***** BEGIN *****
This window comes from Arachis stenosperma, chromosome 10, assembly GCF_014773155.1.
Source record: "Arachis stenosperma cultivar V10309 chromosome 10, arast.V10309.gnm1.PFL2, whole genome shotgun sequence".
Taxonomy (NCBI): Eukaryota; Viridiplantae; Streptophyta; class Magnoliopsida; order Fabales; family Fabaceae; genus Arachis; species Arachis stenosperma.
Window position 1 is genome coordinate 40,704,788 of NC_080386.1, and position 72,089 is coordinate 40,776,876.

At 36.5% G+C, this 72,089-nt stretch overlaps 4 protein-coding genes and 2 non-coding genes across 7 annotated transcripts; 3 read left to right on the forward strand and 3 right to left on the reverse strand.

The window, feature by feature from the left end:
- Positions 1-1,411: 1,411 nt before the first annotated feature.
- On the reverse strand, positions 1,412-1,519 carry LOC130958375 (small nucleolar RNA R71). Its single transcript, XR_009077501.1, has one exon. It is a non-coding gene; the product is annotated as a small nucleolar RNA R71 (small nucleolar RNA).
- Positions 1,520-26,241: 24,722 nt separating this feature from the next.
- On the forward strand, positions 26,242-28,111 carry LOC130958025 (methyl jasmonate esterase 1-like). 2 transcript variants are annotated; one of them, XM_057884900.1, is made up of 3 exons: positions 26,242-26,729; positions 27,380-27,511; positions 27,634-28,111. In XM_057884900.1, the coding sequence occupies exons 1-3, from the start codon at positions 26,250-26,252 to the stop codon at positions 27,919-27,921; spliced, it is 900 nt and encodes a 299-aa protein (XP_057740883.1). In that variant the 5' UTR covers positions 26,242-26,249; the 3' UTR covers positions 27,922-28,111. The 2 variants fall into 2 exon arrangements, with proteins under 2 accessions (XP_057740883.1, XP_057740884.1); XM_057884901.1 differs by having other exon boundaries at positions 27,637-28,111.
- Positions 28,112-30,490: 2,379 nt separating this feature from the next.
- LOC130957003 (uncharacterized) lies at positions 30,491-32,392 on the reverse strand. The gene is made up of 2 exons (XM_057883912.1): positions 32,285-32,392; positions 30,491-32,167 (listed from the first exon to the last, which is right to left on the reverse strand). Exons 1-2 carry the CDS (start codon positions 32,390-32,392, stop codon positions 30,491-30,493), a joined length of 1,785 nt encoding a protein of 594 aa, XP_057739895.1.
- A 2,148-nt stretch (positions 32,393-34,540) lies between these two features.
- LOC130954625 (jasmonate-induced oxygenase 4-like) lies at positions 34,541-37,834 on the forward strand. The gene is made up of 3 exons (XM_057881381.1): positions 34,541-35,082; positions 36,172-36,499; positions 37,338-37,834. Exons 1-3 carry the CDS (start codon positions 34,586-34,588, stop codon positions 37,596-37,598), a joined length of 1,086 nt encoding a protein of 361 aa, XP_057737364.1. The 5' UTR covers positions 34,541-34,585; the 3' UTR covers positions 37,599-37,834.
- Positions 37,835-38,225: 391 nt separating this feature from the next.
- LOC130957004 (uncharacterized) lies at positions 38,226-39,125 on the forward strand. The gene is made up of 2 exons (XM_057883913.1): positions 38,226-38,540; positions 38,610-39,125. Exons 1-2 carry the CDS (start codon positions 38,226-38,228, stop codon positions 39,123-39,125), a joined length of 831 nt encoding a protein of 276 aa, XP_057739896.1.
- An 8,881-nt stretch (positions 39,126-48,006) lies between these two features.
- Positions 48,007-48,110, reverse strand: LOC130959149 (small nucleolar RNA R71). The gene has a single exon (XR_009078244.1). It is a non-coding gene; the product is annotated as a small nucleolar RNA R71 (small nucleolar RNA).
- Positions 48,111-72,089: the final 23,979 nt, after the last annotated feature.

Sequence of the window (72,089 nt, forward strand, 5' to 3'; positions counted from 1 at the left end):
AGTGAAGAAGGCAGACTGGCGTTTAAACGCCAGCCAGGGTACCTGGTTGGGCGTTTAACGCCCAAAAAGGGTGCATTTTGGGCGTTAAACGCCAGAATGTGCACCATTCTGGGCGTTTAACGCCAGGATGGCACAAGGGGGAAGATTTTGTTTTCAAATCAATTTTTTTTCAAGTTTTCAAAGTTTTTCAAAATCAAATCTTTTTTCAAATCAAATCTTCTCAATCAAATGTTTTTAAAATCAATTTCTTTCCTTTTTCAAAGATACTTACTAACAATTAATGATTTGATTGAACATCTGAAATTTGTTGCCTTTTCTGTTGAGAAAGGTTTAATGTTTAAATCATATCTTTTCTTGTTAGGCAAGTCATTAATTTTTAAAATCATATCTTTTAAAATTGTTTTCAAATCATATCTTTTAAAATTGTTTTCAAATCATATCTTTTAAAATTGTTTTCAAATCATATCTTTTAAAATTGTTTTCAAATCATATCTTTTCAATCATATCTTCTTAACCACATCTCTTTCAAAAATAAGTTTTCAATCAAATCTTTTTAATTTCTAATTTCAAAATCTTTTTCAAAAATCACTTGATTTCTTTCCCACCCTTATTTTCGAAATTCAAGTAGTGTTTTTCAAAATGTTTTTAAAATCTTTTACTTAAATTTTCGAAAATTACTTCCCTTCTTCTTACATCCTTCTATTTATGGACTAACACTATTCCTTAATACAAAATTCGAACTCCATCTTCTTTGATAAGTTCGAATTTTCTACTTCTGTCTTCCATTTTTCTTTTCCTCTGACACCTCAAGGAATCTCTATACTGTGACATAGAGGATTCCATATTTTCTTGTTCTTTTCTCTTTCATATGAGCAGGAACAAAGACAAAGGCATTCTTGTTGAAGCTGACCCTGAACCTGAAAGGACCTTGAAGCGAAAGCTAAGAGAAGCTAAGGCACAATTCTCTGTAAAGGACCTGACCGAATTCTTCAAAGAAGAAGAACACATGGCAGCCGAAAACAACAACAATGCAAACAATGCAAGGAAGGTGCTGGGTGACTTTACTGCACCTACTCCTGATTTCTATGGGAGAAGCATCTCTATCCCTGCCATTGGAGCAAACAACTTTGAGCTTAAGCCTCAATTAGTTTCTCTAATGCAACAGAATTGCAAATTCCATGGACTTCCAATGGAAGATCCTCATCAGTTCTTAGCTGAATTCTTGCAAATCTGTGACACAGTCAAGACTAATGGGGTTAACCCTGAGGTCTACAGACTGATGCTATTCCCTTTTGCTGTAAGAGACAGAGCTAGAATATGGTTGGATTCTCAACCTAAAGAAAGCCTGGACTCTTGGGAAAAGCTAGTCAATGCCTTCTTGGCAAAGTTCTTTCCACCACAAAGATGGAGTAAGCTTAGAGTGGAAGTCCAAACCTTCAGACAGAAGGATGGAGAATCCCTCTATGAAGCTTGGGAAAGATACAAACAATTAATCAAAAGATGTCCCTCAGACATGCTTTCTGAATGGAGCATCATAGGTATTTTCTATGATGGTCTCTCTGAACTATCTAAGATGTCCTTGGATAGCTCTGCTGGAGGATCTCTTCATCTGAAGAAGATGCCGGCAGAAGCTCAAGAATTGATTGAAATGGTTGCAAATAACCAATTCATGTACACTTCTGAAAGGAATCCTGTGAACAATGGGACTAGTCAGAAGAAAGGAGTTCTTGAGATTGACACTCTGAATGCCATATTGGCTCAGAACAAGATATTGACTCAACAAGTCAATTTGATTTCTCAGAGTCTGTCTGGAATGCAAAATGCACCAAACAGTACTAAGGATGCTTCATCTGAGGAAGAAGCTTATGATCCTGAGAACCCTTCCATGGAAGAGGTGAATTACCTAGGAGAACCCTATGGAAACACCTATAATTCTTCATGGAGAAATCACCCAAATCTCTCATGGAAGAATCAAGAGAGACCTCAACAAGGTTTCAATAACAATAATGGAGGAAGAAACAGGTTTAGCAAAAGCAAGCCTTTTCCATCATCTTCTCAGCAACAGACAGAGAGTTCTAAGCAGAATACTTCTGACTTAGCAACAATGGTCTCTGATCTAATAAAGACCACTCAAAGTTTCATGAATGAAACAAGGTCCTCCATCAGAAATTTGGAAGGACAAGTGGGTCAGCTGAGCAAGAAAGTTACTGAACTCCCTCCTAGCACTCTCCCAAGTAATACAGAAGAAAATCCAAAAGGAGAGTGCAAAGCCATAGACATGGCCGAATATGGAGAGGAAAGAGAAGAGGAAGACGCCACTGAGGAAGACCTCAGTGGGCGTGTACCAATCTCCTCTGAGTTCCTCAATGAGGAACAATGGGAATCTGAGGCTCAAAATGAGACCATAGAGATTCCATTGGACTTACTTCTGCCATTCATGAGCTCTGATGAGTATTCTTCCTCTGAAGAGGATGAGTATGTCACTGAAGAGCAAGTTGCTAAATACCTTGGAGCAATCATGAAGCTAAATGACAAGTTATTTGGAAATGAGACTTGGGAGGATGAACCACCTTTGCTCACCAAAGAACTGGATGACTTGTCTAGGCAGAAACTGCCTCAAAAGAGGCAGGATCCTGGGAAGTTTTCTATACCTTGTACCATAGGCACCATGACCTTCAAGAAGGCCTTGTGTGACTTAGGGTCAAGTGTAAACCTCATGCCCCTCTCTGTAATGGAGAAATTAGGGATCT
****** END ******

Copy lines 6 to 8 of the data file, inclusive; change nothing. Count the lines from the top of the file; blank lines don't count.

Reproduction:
The window, feature by feature from the left end:
- Positions 1-1,411: 1,411 nt before the first annotated feature.
- On the reverse strand, positions 1,412-1,519 carry LOC130958375 (small nucleolar RNA R71). Its single transcript, XR_009077501.1, has one exon. It is a non-coding gene; the product is annotated as a small nucleolar RNA R71 (small nucleolar RNA).